Yes, it sounds very absurd, but Professor Zhou Lian said, “Pretending is the inception of courtesy. If one pretends for long enough, one will start to believe in courtesy and get used to it.”  The problem today is that many people are polite for a purpose, and always think about the immediate effect of their politeness. If there is no benefit for them, they wouldn’t even bother to pretend.

Very often, our dignity is not based on how much respect we receive, but on how much we respect other people. Frankly speaking, I’m not a perfect person. Sometimes I’m noisy and use bad language, but I have one thing to be proud of and that is that I sincerely treat lower-classed people with respect. I am more polite to janitors, security guards, and taxi drivers than to the elite class people, since I have a strange logic that I should be more polite to the people who aren’t respected often. If I must be a moralless guy, I would dedicate a large percentage of my existing respect to those who don’t get enough.

I often feel that the fastest way of determining a person’s character is to see how he treats service personnel. If someone acts condescending and arrogant, I would think: On what level would a person have to be in able to bully others to gain the feeling of self-importance? The thing I hate the most is those who flatter the powerful and bully the weak.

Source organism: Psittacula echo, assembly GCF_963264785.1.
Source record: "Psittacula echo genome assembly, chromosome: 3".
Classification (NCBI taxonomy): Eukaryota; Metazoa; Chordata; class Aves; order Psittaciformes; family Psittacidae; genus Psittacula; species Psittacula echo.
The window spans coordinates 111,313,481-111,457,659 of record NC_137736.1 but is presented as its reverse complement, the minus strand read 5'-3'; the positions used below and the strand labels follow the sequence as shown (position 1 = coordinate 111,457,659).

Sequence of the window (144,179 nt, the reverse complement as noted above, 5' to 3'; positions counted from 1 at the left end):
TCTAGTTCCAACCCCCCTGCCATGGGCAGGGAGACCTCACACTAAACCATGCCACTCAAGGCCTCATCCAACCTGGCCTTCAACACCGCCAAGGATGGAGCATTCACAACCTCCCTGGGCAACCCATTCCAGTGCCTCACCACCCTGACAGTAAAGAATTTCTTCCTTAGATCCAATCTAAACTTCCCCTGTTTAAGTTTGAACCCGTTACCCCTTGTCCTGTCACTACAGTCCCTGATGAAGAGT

I have seen some children, only four or five years old, who have mastered the game of bullying. When they see a well-dressed person, they show their good side, but at home with their baby sitter, they are extremely rude and even directly say, “You’re only a servant – if my mother tells you to get out, you get out!”

Some people say that rudeness is like hacking a loogie skyward – sooner or later, it’ll come back down and splatter on your face.

 Translation:  Ireen Chau